• Safe water. If you have access to it, you're in business, you could start simply by bottling safe water! If your community doesn't provide you with it, selling safe water might be a great business, but you have to figure out how to get that safe water to begin with. Boiling it is a start, it is more expensive per unit than other methods, but has an extremely low cost to begin.
  • generic single-use bottles and tamper-proof caps - suppliers of these are usually a little bit out of the way, but I have found them in different countries. Metal caps are also a possibility, on reusable glass bottles, but hygiene and disinfection can really be complicated for small operations.
  • large vats that you can disinfect and use to prepare your mixes. Again, watch out for contamination. ladles, jugs, funnels. Boil all of this between uses! Also boil the airstone!
  • some edulcorant. One advantage of chemical edulcorants (aspartame, sacharine) is that there is much less risk of fermentation. They can even be cheaper than sugar itself. And you can call your product "diet"! Yet sugar has some nutritional value, and that might be an ethical choice sometimes.
  • some color. Please, please stick to food-grade stuff. I know people sometimes use anilines to color foods in developing countries to make them attractive to kids. I mean, that's poisonous stuff, bad, bad. Depending on your circumstances, you could even make your own food coloring, good old caramel is a basic one, easy. Did'ya now that carmine red is an FD&A approved food dye (E 120), and comes from cochineal bugs? Near La Paz I can get as much cochineal as I care, right off cacti.
  • some flavor. Here's your chance to make history. What everybody does, including the big companies is to boil stuff together. Ginger, cinnamon, whatever, be my guest. You may want to measure carefully what you use, so you can reproduce and fine-tune your flavor batch after batch. Once you have you flavor extract, mix it with measured amounts of color and edulcorant in the water, and you are ready to go! See [1] below.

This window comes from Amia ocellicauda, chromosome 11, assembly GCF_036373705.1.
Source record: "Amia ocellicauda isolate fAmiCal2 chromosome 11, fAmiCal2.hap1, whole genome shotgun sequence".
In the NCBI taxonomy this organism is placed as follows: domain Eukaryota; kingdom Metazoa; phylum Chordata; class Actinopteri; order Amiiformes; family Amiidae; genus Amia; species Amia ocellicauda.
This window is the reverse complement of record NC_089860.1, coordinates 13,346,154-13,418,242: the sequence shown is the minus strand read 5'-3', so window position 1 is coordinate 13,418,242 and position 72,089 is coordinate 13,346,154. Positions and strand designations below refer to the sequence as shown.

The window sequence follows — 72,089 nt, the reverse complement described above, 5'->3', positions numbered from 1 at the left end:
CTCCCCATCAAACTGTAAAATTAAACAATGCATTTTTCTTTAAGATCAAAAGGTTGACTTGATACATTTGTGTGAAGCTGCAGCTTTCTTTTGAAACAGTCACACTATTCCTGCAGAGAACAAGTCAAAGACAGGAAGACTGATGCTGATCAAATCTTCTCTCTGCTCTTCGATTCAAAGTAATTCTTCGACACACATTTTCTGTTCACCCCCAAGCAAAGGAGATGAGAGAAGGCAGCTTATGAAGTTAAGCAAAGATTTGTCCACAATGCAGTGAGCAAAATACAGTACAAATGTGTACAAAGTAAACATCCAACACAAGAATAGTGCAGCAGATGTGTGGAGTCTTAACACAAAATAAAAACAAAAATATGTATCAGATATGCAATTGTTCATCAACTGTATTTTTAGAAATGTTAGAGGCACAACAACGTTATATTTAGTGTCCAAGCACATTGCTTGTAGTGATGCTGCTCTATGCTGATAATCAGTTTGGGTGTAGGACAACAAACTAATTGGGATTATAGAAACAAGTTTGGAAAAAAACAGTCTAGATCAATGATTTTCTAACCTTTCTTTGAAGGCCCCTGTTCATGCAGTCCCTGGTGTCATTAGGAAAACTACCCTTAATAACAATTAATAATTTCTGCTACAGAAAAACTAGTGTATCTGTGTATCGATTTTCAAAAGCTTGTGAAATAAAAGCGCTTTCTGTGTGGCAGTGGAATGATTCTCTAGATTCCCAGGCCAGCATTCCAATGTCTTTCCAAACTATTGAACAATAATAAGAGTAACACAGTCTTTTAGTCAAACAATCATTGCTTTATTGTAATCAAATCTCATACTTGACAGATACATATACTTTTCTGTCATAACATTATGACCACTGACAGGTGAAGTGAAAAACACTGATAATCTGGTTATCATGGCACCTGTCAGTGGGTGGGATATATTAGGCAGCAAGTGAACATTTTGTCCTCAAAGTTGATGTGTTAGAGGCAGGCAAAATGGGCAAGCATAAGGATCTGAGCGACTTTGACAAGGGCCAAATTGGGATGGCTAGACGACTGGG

Carbonate stuff[edit | edit source]

  • CO2 gas tank. you will eventually want to buy your own, but try to rent first. They will ask for a deposit, and usually the monthly payment is so low you may want to hold on buying yours for a while. About $400 deposit, but you get it back, monthly rent was about $5, and a full tank (goes a loooong way) was about $15
  • They will have you probably buy your gas regulator. This might be your highest startup single non-refundable expense. I still have mine, was about $200 USD, but you might get lucky and they will also rent it.
  • "bubbler". I made my own out of plastic pipe. I now recommend a fishbowl airstone, see link [2] below. Your goal is to make bubbles that area as small as possible. Putting this together is the tricky part, and some silicon glue will come handy. You want to set things so you have an airstone that goes into the bottle, while the tubing goes through one screw-on cap.
  • tubing, plain plastic. My first was off an hospital-style drip contraption.

Sources and Citations[edit | edit source]

FA info icon.svg Angle down icon.svg Page data
Keywords soda, food, bottled drinks, dyes, agriculture, food preparation, food safety, herbal remedies, water, water purification, water quality
SDG SDG02 Zero hunger, SDG03 Good health and well-being, SDG06 Clean water and sanitation
Authors Yama Ploskonka
License CC-BY-SA-3.0
Derivatives Limo
Language English (en)
Related 0 subpages, 7 pages link here
Impact 342 page views
Created December 8, 2008 by Yama Ploskonka
Modified June 18, 2024 by Felipe Schenone